Scientists have manufactured a microscale bicycle chain comprised of silicon links thinner than a human hair that behaves just like its regular-sized counterpart. The tiny chain system could one day help power microscopic devices.
Image: Courtesy of Barry Ritchey/Sandia National Laboratories
Ed Vernon, a technologist at Sandia National Laboratories, designed and patented the 50-link silicon microchain (see image), which was built by the labs Microelectronics Development Laboratory (MDL). The centers of the tiny links are separated by just 50 microns. The links can rotate 52 degrees in either direction with respect to their counterparts in the chain without breaking the support structure. Such flexibility, the scientists note, means multiple gears powered by the chain need not lie in a straight line.
Such a gear and chain mechanism could conceivably replace the multiple drivers currently required to run microelectromechanical systems (MEMS) motors. "All those drives take up a lot of real estate on chips," Vernon notes. A single chain, however, could rotate many drive shafts or drive a MEMS device from a motor situated at a distance. But MEMS researcher Kaigham Gabriel of Carnegie Mellon University observes that "there are very few applications in the commercial space that require continuous rotary motion or the translation thereof." He also cautions that microscopic gears tend to lock together less tightly than do macroscopic ones. One thing is for certain, any applications that do come of the new work are a long way off. Says Vernon: "I expect it will be three to four years before youll see anything this complex out in industry."
Sarah Graham | Scientific American
Flexible proximity sensor creates smart surfaces
25.07.2017 | Fraunhofer-Institut für Produktionstechnik und Automatisierung IPA
Scientists announce the quest for high-index materials
24.07.2017 | Moscow Institute of Physics and Technology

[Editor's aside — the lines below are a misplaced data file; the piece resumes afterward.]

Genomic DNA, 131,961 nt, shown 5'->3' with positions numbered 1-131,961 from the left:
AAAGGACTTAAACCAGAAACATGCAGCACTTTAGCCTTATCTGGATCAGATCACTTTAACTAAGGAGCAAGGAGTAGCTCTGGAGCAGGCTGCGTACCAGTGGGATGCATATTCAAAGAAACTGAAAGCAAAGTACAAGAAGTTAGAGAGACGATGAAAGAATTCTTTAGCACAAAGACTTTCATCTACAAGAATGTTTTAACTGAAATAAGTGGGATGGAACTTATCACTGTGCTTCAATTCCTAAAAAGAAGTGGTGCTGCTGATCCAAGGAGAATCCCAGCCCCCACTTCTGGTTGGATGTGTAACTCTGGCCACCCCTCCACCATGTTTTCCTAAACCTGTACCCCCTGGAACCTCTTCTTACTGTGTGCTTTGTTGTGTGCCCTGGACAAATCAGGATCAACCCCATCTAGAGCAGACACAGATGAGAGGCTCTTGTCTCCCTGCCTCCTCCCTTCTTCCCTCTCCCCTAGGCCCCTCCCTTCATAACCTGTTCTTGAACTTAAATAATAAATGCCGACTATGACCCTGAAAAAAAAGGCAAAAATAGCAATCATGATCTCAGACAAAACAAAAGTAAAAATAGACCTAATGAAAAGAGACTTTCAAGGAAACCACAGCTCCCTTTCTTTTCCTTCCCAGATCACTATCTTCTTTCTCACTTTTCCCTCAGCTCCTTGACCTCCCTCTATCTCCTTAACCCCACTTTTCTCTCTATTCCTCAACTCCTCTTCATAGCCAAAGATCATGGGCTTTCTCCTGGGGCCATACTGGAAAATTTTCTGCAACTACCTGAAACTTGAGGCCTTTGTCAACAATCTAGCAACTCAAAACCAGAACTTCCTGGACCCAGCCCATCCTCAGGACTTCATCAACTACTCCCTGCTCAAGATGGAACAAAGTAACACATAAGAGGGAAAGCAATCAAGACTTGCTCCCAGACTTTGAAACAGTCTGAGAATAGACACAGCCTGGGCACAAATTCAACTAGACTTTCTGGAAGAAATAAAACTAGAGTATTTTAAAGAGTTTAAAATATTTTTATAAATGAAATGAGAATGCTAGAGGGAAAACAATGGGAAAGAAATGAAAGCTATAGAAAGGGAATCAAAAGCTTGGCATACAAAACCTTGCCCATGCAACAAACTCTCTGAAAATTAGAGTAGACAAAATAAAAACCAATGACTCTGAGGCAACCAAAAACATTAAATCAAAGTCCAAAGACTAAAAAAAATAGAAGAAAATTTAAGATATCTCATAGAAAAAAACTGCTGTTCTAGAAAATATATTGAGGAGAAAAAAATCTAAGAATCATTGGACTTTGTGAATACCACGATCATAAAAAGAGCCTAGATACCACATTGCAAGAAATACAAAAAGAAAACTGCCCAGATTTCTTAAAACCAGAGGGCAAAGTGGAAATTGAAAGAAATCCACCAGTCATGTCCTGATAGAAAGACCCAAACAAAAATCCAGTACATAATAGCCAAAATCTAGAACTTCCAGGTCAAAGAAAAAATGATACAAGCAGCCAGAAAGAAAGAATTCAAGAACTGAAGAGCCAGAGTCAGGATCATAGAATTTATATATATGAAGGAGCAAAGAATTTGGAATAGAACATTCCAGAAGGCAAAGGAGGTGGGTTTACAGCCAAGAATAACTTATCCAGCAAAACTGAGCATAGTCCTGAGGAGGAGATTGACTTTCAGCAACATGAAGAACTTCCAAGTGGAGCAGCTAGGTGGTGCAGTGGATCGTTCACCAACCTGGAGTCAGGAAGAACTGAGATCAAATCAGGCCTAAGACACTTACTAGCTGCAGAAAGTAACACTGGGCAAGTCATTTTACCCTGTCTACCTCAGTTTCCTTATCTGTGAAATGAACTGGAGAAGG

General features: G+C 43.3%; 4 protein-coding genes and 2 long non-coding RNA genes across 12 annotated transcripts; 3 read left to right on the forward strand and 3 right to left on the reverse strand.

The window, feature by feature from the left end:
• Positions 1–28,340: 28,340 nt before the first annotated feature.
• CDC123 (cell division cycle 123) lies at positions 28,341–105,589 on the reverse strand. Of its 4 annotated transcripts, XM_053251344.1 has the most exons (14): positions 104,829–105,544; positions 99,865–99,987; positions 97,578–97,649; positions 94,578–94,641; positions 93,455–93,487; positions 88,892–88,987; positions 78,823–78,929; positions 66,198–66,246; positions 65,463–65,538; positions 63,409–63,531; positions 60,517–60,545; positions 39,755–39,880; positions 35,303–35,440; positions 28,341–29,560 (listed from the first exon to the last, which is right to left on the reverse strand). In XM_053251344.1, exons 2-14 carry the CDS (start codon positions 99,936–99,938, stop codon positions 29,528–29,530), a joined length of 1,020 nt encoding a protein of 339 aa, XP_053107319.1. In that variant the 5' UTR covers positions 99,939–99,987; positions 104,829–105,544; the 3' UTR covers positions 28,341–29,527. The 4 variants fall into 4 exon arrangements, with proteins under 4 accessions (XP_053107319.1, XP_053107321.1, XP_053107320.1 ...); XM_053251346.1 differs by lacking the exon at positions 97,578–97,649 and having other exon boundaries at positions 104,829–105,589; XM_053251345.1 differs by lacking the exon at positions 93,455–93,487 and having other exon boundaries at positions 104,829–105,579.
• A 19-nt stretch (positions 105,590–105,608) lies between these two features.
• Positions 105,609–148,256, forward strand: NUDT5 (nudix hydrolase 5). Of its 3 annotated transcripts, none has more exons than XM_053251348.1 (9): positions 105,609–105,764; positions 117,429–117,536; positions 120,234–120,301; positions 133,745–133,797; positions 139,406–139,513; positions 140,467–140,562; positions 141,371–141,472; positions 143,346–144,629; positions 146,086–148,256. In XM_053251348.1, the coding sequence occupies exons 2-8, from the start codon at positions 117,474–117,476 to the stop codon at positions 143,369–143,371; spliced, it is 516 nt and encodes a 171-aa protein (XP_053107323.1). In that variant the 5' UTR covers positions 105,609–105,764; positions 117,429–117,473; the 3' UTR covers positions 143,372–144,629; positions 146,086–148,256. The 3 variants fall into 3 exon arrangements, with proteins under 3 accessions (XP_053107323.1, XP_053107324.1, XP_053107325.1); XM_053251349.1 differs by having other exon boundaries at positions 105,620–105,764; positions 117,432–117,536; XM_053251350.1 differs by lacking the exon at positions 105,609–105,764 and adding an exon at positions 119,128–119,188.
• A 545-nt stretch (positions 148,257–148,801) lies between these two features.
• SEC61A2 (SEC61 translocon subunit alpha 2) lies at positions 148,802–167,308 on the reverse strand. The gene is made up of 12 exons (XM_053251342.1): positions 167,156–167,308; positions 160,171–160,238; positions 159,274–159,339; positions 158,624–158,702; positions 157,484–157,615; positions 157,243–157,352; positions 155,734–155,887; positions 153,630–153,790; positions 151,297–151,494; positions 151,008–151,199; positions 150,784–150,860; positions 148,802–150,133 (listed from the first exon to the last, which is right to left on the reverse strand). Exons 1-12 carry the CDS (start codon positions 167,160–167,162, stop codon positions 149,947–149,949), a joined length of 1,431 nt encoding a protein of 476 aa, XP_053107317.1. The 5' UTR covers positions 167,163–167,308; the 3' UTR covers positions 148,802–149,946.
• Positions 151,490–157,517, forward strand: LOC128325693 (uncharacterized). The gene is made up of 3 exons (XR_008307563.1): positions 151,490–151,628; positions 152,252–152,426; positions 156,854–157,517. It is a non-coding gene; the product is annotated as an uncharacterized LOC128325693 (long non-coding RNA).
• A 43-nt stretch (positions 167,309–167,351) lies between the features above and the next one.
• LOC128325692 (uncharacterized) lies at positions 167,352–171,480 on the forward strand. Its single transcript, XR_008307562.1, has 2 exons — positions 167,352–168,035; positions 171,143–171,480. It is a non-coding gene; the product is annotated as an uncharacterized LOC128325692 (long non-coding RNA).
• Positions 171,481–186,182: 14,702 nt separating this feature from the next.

Fraunhofer IPA has developed a proximity sensor made from silicone and carbon nanotubes (CNT) which detects objects and determines their position. The materials and printing process used mean that the sensor is extremely flexible, economical and can be used for large surfaces. Industry and research partners can use and further develop this innovation straight away.
At first glance, the proximity sensor appears to be nothing special: a thin, elastic layer of silicone onto which black square surfaces are printed, but these...
3-D shape acquisition using water displacement as the shape sensor for the reconstruction of complex objects
A global team of computer scientists and engineers have developed an innovative technique that more completely reconstructs challenging 3D objects. An ancient...
Physicists have developed a new technique that uses electrical voltages to control the electron spin on a chip. The newly-developed method provides protection from spin decay, meaning that the contained information can be maintained and transmitted over comparatively large distances, as has been demonstrated by a team from the University of Basel’s Department of Physics and the Swiss Nanoscience Institute. The results have been published in Physical Review X.
For several years, researchers have been trying to use the spin of an electron to store and transmit information. The spin of each electron is always coupled...
What is the mass of a proton? Scientists from Germany and Japan successfully did an important step towards the most exact knowledge of this fundamental constant. By means of precision measurements on a single proton, they could improve the precision by a factor of three and also correct the existing value.
To determine the mass of a single proton still more accurate – a group of physicists led by Klaus Blaum and Sven Sturm of the Max Planck Institute for Nuclear...
The research team of Prof. Dr. Oliver Einsle at the University of Freiburg's Institute of Biochemistry has long been exploring the functioning of nitrogenase....
21.07.2017 | Event News
19.07.2017 | Event News
12.07.2017 | Event News
24.07.2017 | Power and Electrical Engineering
24.07.2017 | Materials Sciences
24.07.2017 | Materials Sciences